HEALTH: Health linked to self-esteem
People with low self-esteem are more likely to get ill, it has been claimed.
Sir Michael Marmot, of the International Centre for Health and Society in London, believes it may also shorten a person’s life.
In a paper in the British Medical Journal, he suggests that low self esteem can even lead some people to commit murder.
He said efforts to improve poor health should also focus on improving people’s self worth.
Poor health: Sir Michael looked at a number of studies carried out in recent years examining the relationship between people’s mental health and physical illness.
He found evidence to suggest that low self esteem can affect people’s behaviour. Encouraging people off welfare and into work sounds like a step in the right direction
For instance, they may be less likely to exercise or change their diet, which can increase their risks of obesity, heart disease and a range of other diseases.
He highlighted a number of studies which have shown a link between low self esteem and depression. Other researchers have found the people who are depressed have weaker immune systems, and are more likely to have a stroke or die early. Sir Michael highlighted a recent study which found that actors who won an Oscar lived on average four years longer than those who were nominated but did not win.
He suggested this may be linked to differences in self-esteem.
Sir Michael also looked at studies carried out in the United States into high murder rates.
He said a number of researchers had shown that murder rates are highest in those areas where the differences between the haves and have-nots are greatest. He suggested this inequality combined with low self esteem can drive people to kill.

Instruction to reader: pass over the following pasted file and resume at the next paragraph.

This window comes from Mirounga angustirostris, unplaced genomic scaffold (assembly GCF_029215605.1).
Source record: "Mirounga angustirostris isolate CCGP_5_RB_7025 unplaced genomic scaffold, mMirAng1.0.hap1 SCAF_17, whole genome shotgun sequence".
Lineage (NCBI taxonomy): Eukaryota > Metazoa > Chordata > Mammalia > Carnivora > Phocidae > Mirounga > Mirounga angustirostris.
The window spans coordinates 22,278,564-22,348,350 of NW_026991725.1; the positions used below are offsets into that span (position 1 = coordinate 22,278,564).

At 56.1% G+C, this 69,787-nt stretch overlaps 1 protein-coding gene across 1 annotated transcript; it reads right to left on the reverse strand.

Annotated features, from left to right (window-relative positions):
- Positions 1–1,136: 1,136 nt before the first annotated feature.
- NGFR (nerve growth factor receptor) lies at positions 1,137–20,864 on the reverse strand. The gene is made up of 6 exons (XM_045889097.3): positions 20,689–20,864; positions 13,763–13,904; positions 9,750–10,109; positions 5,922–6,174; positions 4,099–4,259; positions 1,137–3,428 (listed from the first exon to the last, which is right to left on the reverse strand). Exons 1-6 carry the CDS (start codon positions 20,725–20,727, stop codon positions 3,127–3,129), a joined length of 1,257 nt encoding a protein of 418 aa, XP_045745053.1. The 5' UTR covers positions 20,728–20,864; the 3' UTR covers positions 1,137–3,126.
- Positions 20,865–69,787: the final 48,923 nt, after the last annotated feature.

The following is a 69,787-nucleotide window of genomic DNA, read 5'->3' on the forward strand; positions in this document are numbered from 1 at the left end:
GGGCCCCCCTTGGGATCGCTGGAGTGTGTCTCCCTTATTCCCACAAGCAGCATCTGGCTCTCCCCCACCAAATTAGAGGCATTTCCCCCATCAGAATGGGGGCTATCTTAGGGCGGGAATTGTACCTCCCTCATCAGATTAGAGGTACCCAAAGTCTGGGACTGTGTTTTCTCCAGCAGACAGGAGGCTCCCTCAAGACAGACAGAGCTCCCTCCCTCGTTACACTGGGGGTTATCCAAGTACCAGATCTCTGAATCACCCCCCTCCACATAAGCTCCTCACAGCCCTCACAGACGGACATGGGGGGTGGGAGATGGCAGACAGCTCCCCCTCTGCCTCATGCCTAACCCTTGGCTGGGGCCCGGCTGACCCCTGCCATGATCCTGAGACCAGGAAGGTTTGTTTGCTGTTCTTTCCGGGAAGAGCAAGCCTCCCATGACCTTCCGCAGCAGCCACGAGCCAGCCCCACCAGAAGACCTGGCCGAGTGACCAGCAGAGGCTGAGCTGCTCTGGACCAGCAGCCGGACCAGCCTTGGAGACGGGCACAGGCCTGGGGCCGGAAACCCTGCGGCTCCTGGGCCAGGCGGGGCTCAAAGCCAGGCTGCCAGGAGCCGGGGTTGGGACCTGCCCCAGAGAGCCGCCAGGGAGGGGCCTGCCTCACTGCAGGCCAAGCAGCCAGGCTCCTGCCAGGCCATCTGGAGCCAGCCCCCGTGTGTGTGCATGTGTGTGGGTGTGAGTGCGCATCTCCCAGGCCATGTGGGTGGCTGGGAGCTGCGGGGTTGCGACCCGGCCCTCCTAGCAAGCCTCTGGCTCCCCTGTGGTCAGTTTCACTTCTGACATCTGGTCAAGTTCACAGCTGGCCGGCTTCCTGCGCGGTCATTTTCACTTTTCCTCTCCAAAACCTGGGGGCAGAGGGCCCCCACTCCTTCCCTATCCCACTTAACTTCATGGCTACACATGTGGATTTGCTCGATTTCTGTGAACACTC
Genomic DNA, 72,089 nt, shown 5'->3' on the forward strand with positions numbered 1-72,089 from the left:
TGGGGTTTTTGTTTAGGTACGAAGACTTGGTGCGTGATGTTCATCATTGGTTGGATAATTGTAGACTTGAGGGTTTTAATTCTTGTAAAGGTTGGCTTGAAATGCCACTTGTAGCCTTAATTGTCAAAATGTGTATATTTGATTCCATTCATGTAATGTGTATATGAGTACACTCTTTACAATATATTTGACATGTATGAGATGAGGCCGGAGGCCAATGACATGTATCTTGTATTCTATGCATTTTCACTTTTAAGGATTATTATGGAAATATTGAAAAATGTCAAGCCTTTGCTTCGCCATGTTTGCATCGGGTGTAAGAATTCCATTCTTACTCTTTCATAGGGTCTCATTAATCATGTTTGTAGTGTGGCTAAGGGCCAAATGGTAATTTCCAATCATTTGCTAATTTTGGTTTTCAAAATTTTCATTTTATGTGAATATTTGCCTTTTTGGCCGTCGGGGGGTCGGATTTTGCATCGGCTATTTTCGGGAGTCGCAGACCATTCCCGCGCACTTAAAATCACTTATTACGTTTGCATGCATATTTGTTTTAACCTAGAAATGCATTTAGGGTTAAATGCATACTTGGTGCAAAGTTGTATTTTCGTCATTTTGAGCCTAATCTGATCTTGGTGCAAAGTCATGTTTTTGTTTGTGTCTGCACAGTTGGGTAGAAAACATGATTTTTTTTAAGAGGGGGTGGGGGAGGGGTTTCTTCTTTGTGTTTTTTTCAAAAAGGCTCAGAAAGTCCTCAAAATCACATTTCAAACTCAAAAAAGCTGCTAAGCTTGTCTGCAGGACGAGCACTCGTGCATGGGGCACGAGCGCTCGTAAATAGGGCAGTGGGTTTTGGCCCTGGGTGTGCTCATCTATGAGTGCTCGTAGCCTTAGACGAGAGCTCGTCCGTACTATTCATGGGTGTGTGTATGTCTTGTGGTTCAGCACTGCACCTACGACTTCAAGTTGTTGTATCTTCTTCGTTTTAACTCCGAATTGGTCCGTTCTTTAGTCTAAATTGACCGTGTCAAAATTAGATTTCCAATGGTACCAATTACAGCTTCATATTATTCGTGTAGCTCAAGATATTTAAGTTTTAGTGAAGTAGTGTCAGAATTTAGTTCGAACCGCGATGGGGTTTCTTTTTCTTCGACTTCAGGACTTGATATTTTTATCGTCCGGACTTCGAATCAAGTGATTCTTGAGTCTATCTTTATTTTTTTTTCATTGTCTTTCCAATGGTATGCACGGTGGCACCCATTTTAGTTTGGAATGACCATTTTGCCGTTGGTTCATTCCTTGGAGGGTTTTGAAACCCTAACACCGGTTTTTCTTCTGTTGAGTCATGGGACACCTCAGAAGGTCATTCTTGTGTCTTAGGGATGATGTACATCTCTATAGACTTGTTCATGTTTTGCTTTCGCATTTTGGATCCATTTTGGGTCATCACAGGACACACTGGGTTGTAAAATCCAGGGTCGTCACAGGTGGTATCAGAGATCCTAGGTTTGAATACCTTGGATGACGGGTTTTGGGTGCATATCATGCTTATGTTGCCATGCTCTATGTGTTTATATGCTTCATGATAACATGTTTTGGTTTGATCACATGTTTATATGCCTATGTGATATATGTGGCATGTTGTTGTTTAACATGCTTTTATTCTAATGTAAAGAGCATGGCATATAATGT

“The results are violent confrontation and homicide,” he said.
Sir Michael highlighted further studies which have shown that people’s self esteem is affected by what kind of work they do and how much reward or pay they receive.
Employment: He suggested that one of the way’s of improving health inequalities and boosting people’s self esteem is to ensure they have a job. He pointed to the UK government’s efforts to tackle ill health among poor people. He backed moves to encourage unemployed people to take up jobs.
“Encouraging people off welfare and into work sounds like a step in the right direction,” he said.
But he warned: “The quality of jobs matters.” Demeaning, low paid jobs may make the situation worse, he said. British ministers published an action plan aimed at tackling health inequalities in July.
They include proposals to tackle the underlying causes of ill health, such as poor levels of education, poor housing and unemployment. —BBC